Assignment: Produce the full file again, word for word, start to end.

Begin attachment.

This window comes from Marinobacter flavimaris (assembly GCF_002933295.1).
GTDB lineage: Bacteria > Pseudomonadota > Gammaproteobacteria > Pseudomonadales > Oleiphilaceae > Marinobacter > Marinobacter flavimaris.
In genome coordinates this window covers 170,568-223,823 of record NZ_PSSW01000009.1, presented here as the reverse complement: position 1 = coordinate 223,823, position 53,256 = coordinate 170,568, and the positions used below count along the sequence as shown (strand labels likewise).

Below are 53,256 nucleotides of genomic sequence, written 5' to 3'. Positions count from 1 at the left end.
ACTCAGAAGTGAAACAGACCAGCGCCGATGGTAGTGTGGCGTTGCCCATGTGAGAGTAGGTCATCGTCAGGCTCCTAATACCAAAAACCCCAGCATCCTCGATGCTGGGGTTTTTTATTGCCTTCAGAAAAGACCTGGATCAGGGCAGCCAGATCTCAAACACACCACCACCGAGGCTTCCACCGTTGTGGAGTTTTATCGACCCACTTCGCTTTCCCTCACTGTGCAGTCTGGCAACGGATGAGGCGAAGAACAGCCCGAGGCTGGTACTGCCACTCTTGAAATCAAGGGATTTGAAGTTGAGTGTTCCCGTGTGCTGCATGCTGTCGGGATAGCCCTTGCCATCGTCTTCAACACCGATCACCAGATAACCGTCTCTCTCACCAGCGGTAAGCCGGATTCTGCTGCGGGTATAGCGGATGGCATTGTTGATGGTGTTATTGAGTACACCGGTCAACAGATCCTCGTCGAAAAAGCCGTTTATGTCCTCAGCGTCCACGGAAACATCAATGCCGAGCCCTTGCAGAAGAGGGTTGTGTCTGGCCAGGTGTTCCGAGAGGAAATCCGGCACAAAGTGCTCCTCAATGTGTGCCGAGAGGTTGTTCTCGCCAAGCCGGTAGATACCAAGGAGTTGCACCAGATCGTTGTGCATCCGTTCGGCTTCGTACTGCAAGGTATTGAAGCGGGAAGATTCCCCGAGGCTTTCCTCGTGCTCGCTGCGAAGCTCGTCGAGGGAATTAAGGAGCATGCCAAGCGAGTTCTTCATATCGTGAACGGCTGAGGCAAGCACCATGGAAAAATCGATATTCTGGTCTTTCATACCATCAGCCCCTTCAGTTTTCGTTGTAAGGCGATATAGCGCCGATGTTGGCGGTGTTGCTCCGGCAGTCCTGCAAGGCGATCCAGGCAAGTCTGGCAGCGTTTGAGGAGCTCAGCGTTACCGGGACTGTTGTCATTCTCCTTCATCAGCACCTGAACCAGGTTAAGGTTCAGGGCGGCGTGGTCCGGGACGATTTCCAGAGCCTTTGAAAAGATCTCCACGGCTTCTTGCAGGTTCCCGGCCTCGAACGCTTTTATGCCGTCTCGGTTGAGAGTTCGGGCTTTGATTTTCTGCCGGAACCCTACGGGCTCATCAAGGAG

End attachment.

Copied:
This window comes from Marinobacter flavimaris (assembly GCF_002933295.1).
GTDB lineage: Bacteria > Pseudomonadota > Gammaproteobacteria > Pseudomonadales > Oleiphilaceae > Marinobacter > Marinobacter flavimaris.
In genome coordinates this window covers 170,568-223,823 of record NZ_PSSW01000009.1, presented here as the reverse complement: position 1 = coordinate 223,823, position 53,256 = coordinate 170,568, and the positions used below count along the sequence as shown (strand labels likewise).

Below are 53,256 nucleotides of genomic sequence, written 5' to 3'. Positions count from 1 at the left end.
ACTCAGAAGTGAAACAGACCAGCGCCGATGGTAGTGTGGCGTTGCCCATGTGAGAGTAGGTCATCGTCAGGCTCCTAATACCAAAAACCCCAGCATCCTCGATGCTGGGGTTTTTTATTGCCTTCAGAAAAGACCTGGATCAGGGCAGCCAGATCTCAAACACACCACCACCGAGGCTTCCACCGTTGTGGAGTTTTATCGACCCACTTCGCTTTCCCTCACTGTGCAGTCTGGCAACGGATGAGGCGAAGAACAGCCCGAGGCTGGTACTGCCACTCTTGAAATCAAGGGATTTGAAGTTGAGTGTTCCCGTGTGCTGCATGCTGTCGGGATAGCCCTTGCCATCGTCTTCAACACCGATCACCAGATAACCGTCTCTCTCACCAGCGGTAAGCCGGATTCTGCTGCGGGTATAGCGGATGGCATTGTTGATGGTGTTATTGAGTACACCGGTCAACAGATCCTCGTCGAAAAAGCCGTTTATGTCCTCAGCGTCCACGGAAACATCAATGCCGAGCCCTTGCAGAAGAGGGTTGTGTCTGGCCAGGTGTTCCGAGAGGAAATCCGGCACAAAGTGCTCCTCAATGTGTGCCGAGAGGTTGTTCTCGCCAAGCCGGTAGATACCAAGGAGTTGCACCAGATCGTTGTGCATCCGTTCGGCTTCGTACTGCAAGGTATTGAAGCGGGAAGATTCCCCGAGGCTTTCCTCGTGCTCGCTGCGAAGCTCGTCGAGGGAATTAAGGAGCATGCCAAGCGAGTTCTTCATATCGTGAACGGCTGAGGCAAGCACCATGGAAAAATCGATATTCTGGTCTTTCATACCATCAGCCCCTTCAGTTTTCGTTGTAAGGCGATATAGCGCCGATGTTGGCGGTGTTGCTCCGGCAGTCCTGCAAGGCGATCCAGGCAAGTCTGGCAGCGTTTGAGGAGCTCAGCGTTACCGGGACTGTTGTCATTCTCCTTCATCAGCACCTGAACCAGGTTAAGGTTCAGGGCGGCGTGGTCCGGGACGATTTCCAGAGCCTTTGAAAAGATCTCCACGGCTTCTTGCAGGTTCCCGGCCTCGAACGCTTTTATGCCGTCTCGGTTGAGAGTTCGGGCTTTGATTTTCTGCCGGAACCCTACGGGCTCATCAAGGAG